Alaa-Al-Aswany’s novel has a curious timelessness about it. The Egypt it depicts doesn’t seem all that far removed from Albert Cossery’s Splendid Conspiracy. The matrix of heat, poverty and power generates a torpor which suggests an unchanging world, one where none of its three defining elements will ever change. Power, above all, resides in the grasp of a select, military-protected few, whose grubby self-centredness ensures the nation remains in a state of neo-feudalism. What affects the country is not capitalism, communism or Islamism; it’s venality, dressed up as politics. In the face of this monolithic governing principle, for ordinary citizens to aspire to anything better feels hopeless. Against this backdrop, the lives of the novel’s multiple protagonists play themselves out, almost all headed towards a desultory conclusion.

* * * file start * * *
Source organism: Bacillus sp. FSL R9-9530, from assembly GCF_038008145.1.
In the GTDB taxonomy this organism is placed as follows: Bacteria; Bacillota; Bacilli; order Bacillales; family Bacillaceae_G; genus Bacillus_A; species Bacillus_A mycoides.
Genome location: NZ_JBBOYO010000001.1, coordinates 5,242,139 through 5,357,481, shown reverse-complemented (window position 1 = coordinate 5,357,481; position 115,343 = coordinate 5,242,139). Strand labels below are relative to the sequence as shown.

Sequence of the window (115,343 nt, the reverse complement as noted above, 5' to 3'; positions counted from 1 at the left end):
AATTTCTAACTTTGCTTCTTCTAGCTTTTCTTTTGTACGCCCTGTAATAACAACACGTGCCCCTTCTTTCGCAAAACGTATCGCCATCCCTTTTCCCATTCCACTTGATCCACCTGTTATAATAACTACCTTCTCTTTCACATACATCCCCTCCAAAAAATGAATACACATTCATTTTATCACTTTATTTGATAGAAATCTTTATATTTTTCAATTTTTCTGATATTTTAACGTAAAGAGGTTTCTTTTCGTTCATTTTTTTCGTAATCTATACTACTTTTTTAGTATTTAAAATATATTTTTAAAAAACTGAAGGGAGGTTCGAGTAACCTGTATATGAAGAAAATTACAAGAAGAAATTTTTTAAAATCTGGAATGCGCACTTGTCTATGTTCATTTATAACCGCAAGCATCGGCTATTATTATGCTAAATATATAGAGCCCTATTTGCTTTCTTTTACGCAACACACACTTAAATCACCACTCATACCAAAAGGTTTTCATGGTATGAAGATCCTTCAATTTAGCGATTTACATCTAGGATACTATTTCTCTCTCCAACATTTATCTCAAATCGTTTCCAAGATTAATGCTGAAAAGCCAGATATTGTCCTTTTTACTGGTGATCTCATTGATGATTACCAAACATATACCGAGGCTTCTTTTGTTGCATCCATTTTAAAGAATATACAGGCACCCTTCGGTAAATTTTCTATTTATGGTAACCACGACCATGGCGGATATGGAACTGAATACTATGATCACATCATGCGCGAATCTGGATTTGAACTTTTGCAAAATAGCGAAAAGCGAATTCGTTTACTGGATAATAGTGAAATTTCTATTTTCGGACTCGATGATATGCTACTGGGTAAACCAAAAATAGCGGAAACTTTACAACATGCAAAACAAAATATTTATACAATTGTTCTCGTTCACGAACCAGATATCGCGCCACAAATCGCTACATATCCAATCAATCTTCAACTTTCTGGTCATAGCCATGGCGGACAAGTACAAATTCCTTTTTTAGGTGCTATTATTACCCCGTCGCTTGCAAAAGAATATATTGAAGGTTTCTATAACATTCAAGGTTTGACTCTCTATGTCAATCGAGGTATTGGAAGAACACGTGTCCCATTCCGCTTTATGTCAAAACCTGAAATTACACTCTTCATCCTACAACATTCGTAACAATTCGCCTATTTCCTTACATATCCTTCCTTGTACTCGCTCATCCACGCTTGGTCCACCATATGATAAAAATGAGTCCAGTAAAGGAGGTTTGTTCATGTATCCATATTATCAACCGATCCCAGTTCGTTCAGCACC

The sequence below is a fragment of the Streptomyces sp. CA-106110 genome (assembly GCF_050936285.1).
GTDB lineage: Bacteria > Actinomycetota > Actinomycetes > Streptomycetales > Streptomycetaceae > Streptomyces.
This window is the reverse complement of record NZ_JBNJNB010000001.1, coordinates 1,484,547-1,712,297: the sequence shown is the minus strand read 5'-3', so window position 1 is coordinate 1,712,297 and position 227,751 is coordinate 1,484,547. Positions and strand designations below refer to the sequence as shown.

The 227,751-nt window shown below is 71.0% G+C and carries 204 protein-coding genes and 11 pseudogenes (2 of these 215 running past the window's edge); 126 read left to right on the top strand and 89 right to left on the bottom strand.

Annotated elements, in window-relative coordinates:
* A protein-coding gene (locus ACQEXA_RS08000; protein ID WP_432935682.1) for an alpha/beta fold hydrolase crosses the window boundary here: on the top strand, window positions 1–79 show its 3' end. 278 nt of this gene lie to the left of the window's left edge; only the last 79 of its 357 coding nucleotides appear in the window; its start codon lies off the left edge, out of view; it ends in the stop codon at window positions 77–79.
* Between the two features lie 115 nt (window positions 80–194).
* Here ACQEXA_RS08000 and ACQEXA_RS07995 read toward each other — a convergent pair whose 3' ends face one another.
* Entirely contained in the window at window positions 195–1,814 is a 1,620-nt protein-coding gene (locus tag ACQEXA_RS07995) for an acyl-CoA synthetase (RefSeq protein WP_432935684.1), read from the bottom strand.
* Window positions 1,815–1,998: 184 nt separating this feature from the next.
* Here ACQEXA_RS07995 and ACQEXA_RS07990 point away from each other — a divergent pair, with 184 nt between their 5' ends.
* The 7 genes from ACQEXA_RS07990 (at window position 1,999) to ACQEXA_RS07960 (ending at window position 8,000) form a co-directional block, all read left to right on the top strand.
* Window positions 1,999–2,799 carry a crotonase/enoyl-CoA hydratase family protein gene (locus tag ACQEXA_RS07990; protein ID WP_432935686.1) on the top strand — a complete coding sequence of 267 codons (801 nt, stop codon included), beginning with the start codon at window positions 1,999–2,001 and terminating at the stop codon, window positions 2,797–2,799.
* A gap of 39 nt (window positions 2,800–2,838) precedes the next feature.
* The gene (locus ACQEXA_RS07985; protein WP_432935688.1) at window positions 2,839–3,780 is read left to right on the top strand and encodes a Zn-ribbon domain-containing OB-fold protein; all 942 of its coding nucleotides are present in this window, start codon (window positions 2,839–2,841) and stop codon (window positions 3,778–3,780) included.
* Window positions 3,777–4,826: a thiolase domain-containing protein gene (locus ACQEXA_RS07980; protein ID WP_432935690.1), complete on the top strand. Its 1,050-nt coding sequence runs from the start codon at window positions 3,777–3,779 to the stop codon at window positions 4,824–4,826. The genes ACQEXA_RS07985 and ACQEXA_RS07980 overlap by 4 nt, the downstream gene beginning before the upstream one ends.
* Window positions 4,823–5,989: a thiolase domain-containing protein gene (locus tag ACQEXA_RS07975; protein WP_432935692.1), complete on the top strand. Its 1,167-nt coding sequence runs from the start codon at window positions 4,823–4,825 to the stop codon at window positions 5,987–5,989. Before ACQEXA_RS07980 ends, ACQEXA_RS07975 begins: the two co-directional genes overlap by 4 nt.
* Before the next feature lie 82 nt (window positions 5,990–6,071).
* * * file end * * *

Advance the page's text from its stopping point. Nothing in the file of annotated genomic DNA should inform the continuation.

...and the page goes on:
However, this isn’t the fifties. it’s the nineties, with the US and its allies, including Egypt, on the point of going to war with Iraq for a first time. As a result, this is a Cairo which is both old-hat and new-hat. The events of the past decade are prefigured. Something is stirring, something which will continue to incubate over the course of the next twenty years or so before it erupts in Tahrir Square. Literature has the power to act like a depth sounder, dropped off the side of the boat, fathoming the deep. In the lives of Taha and Busayna, above all, the currents which are dragging Egyptian society towards revolution and conflict are sounded out. The novel’s artistry lies in the way it knits its portrait of its world together, illustrating, through the present tense of its action, Egypt's past and future.